House Science, Space, and Technology Committee Chairman Lamar Smith, R-Texas, sent a Dec. 3 letter to U.S. Environmental Protection Agency Administrator Gina McCarthy highlighting what he called serious problems with the data underlying the proposed CO2 New Source Performance Standards (NSPS) for power plants.
These problems were outlined by the agency’s own independent scientists about the science supporting EPA’s new rule, Smith said.
The Work Group charged with reviewing EPA’s major regulatory actions recently released a memo that recommends a thorough review of the science underpinning the NSPS proposal. The memo highlights the fact that EPA rushed ahead with its NSPS proposal without waiting for the advice of the agency’s independent scientists and that the underlying science lacked adequate peer review, Smith wrote.
Smith said: “The EPA’s regulations must have a sound scientific and technical basis. This principle cannot be compromised. The agency should not act to unilaterally impose regulations on the American people, particularly when its own advisors have expressed reservations regarding the science on which those regulations are based.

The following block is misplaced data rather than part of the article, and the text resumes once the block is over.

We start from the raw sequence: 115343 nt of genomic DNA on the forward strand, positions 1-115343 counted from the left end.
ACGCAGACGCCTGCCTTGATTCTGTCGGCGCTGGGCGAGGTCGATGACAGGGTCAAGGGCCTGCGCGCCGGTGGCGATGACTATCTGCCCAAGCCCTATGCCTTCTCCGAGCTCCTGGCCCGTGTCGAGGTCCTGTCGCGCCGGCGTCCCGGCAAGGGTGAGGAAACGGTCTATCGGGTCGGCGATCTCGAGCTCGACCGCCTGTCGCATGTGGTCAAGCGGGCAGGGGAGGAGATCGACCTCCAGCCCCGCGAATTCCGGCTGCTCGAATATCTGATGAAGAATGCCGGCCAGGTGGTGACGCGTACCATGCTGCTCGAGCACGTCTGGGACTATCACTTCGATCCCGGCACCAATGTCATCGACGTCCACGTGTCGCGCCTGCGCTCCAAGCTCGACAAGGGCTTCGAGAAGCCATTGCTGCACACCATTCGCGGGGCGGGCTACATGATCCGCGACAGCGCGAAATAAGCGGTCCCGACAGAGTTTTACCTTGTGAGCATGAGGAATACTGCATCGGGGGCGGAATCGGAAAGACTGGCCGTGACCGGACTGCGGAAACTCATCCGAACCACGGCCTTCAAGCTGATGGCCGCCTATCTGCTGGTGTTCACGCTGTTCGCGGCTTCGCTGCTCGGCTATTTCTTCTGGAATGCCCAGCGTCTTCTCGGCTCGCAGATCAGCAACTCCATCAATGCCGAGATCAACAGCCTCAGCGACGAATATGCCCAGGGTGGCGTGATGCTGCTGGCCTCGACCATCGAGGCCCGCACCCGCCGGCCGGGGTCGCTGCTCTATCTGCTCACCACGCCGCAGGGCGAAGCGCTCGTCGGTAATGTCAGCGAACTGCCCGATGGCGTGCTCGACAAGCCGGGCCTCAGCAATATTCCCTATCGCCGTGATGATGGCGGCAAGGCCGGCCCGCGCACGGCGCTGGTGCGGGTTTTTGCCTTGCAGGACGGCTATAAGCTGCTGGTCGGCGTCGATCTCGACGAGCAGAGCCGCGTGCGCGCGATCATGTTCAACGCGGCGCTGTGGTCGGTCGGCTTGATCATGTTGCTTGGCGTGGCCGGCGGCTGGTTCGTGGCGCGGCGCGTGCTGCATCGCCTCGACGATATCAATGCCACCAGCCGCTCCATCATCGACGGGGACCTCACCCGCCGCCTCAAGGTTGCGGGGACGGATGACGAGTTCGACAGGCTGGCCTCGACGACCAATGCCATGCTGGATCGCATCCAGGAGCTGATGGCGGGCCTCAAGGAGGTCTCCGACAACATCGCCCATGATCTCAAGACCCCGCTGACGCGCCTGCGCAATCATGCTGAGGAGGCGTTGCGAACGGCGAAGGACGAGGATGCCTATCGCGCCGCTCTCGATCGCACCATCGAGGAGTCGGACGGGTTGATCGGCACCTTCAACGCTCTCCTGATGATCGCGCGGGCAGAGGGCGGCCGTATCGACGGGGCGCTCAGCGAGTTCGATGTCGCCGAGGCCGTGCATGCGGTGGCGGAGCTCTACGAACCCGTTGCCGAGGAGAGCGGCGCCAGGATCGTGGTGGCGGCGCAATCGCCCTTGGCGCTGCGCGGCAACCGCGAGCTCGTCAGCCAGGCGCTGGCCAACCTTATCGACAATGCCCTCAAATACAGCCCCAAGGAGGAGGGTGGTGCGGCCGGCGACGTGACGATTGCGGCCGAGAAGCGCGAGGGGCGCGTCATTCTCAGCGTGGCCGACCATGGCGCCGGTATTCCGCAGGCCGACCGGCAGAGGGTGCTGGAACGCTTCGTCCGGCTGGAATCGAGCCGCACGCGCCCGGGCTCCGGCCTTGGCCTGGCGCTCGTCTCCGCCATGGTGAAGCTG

“Given the massive effect of this rule on the American economy, the agency cannot afford to cut corners,” he added. “The agency’s stubborn insistence on placing its judgment above that of its science advisors raises serious concerns that the EPA’s rulemaking is based more on partisan politics than sound science. Although EPA lawyers may find creative ways to skirt the law, the American people hold the agency to a higher standard. EPA must quickly correct this problem; the time for excuses has passed.”
Smith pointed to the fact that the law says any compliance technology under NSPS needs to be “adequately demonstrated,” but he said even EPA’s own people acknowledge that carbon capture and sequestration (CCS) technologies for power plants are years away from commercial deployment. The U.S. Department of Energy is currently supporting three CCS demonstration projects simply because they are cutting edge and not proven yet, Smith wrote.